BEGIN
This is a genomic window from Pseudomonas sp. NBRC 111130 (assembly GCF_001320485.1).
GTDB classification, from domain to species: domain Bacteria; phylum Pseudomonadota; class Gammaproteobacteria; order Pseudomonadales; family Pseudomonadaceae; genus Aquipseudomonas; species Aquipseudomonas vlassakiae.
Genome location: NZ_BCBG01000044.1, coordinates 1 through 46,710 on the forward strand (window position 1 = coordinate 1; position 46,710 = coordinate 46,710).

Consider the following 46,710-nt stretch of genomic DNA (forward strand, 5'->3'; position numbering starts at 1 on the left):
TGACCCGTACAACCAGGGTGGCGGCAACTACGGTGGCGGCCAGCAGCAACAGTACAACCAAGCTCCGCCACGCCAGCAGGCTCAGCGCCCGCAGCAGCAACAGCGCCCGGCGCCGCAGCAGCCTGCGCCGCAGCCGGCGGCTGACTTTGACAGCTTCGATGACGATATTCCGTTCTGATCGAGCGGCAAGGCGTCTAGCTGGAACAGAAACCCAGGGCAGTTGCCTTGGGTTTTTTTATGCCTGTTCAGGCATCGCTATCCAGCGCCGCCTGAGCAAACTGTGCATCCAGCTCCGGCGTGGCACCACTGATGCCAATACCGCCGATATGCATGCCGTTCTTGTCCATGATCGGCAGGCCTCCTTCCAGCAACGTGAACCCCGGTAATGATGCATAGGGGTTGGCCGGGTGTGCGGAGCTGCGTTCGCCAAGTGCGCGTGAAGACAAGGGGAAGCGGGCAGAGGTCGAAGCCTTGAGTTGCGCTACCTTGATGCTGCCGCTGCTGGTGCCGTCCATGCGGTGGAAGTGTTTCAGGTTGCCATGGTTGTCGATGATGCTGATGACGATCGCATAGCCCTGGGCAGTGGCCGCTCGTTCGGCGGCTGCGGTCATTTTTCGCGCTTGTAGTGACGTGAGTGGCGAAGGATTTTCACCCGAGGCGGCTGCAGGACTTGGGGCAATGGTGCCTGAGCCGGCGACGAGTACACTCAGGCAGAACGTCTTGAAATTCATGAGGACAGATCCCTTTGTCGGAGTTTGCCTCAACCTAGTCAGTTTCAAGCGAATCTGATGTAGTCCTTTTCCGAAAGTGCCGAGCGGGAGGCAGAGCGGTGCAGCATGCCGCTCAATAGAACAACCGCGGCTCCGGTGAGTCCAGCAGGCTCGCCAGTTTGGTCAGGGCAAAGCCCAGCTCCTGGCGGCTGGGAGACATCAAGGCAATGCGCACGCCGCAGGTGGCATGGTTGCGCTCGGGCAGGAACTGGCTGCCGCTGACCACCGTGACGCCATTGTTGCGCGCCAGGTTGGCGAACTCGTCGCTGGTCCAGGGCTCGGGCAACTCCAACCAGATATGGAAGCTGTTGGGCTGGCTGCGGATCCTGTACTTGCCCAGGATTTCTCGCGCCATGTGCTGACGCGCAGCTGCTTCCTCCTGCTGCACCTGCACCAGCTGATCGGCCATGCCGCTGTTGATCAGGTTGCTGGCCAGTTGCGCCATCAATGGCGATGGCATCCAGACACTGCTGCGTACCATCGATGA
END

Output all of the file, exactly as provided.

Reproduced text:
This is a genomic window from Pseudomonas sp. NBRC 111130 (assembly GCF_001320485.1).
GTDB classification, from domain to species: domain Bacteria; phylum Pseudomonadota; class Gammaproteobacteria; order Pseudomonadales; family Pseudomonadaceae; genus Aquipseudomonas; species Aquipseudomonas vlassakiae.
Genome location: NZ_BCBG01000044.1, coordinates 1 through 46,710 on the forward strand (window position 1 = coordinate 1; position 46,710 = coordinate 46,710).

Consider the following 46,710-nt stretch of genomic DNA (forward strand, 5'->3'; position numbering starts at 1 on the left):
TGACCCGTACAACCAGGGTGGCGGCAACTACGGTGGCGGCCAGCAGCAACAGTACAACCAAGCTCCGCCACGCCAGCAGGCTCAGCGCCCGCAGCAGCAACAGCGCCCGGCGCCGCAGCAGCCTGCGCCGCAGCCGGCGGCTGACTTTGACAGCTTCGATGACGATATTCCGTTCTGATCGAGCGGCAAGGCGTCTAGCTGGAACAGAAACCCAGGGCAGTTGCCTTGGGTTTTTTTATGCCTGTTCAGGCATCGCTATCCAGCGCCGCCTGAGCAAACTGTGCATCCAGCTCCGGCGTGGCACCACTGATGCCAATACCGCCGATATGCATGCCGTTCTTGTCCATGATCGGCAGGCCTCCTTCCAGCAACGTGAACCCCGGTAATGATGCATAGGGGTTGGCCGGGTGTGCGGAGCTGCGTTCGCCAAGTGCGCGTGAAGACAAGGGGAAGCGGGCAGAGGTCGAAGCCTTGAGTTGCGCTACCTTGATGCTGCCGCTGCTGGTGCCGTCCATGCGGTGGAAGTGTTTCAGGTTGCCATGGTTGTCGATGATGCTGATGACGATCGCATAGCCCTGGGCAGTGGCCGCTCGTTCGGCGGCTGCGGTCATTTTTCGCGCTTGTAGTGACGTGAGTGGCGAAGGATTTTCACCCGAGGCGGCTGCAGGACTTGGGGCAATGGTGCCTGAGCCGGCGACGAGTACACTCAGGCAGAACGTCTTGAAATTCATGAGGACAGATCCCTTTGTCGGAGTTTGCCTCAACCTAGTCAGTTTCAAGCGAATCTGATGTAGTCCTTTTCCGAAAGTGCCGAGCGGGAGGCAGAGCGGTGCAGCATGCCGCTCAATAGAACAACCGCGGCTCCGGTGAGTCCAGCAGGCTCGCCAGTTTGGTCAGGGCAAAGCCCAGCTCCTGGCGGCTGGGAGACATCAAGGCAATGCGCACGCCGCAGGTGGCATGGTTGCGCTCGGGCAGGAACTGGCTGCCGCTGACCACCGTGACGCCATTGTTGCGCGCCAGGTTGGCGAACTCGTCGCTGGTCCAGGGCTCGGGCAACTCCAACCAGATATGGAAGCTGTTGGGCTGGCTGCGGATCCTGTACTTGCCCAGGATTTCTCGCGCCATGTGCTGACGCGCAGCTGCTTCCTCCTGCTGCACCTGCACCAGCTGATCGGCCATGCCGCTGTTGATCAGGTTGCTGGCCAGTTGCGCCATCAATGGCGATGGCATCCAGACACTGCTGCGTACCATCGATGA